RIYADH // A Saudi Arabian court sentenced two prominent political and human-rights activists yesterday to at least 10 years in prison for offences that included sedition and giving inaccurate information to foreign media.
Mohammed Fahd Al Qahtani and Abdullah Hamad are founding members of the banned Saudi Civil and Political Rights Association, known as Acpra, that documents human-rights abuses and has called for a constitutional monarchy and elections.
Last year, Acpra issued a statement demanding that King Abdullah bin Abdulaziz Al Saud sack his heir and interior minister, Crown Prince Nayef bin Abdulaziz Al Saud, who they held responsible for rights abuses. Prince Nayef died shortly afterwards.
Qahtani was sentenced to 10 years. Hamad was told he must complete the remaining six years of a previous jail term for his political activities and serve an additional five years.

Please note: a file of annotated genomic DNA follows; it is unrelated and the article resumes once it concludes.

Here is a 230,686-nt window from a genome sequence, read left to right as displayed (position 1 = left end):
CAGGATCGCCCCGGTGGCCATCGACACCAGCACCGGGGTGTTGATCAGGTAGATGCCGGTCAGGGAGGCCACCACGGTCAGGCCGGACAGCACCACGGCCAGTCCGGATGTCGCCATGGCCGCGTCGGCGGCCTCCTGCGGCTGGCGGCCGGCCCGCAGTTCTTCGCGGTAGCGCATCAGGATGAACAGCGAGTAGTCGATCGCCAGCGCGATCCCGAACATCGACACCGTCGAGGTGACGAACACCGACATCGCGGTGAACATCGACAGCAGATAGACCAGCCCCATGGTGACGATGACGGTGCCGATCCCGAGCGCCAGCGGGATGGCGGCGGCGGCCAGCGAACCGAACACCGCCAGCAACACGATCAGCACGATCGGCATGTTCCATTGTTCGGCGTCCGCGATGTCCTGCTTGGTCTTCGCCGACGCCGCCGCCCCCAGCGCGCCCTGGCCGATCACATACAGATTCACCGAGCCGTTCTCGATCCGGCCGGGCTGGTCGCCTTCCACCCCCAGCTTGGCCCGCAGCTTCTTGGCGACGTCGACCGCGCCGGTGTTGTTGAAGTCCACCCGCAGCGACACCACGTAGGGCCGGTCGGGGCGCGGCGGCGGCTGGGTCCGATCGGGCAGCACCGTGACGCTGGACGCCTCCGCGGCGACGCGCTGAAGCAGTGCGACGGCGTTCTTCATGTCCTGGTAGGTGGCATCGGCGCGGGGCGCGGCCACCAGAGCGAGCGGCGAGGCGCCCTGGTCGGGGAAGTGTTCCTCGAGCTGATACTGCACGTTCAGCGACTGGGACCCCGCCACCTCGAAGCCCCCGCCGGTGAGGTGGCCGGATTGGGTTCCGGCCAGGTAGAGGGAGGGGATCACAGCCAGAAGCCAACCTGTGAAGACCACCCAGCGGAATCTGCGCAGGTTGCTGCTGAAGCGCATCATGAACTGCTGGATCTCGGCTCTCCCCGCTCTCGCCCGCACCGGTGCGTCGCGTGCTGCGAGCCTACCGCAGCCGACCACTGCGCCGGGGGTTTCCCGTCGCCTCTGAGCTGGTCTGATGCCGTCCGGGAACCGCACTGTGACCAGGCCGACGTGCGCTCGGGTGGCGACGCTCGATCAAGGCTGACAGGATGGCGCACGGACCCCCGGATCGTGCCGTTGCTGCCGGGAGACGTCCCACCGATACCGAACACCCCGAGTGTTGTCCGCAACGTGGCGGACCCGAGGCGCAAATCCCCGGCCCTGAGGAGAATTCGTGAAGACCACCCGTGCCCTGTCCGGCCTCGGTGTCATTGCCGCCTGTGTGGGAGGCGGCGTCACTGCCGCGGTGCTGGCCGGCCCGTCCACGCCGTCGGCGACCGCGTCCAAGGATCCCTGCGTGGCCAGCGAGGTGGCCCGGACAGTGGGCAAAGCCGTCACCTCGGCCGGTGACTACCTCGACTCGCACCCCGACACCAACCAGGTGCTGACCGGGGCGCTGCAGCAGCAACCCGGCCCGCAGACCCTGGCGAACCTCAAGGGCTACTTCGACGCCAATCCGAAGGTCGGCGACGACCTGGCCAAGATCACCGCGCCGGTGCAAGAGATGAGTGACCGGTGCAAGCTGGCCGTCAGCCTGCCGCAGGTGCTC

They will remain in detention until a judge rules on their appeal next month.
Unlike in most previous cases, the trial was open to the press and public, in what Saudi activists described as a step forward for rights even as they decried the verdict.
Saudi Arabia does not allow protests, political parties nor trade unions.
Supporters of the two men shouted out that the trial was politically motivated after the judge handed down the sentences, and a line of security officers armed with truncheons cleared the courtroom.
On Thursday, an interior ministry spokesman said that activists, whom he did not name, had tried to stir up protests by spreading "false information" on social media.
The only unrest to hit Saudi Arabia during the Arab Spring wave of popular uprisings was among its Shiite minority. But there have also been small demonstrations by Sunnis calling for the release of people held on security charges.
Saudi Arabia says it does not hold political prisoners and does not practise torture.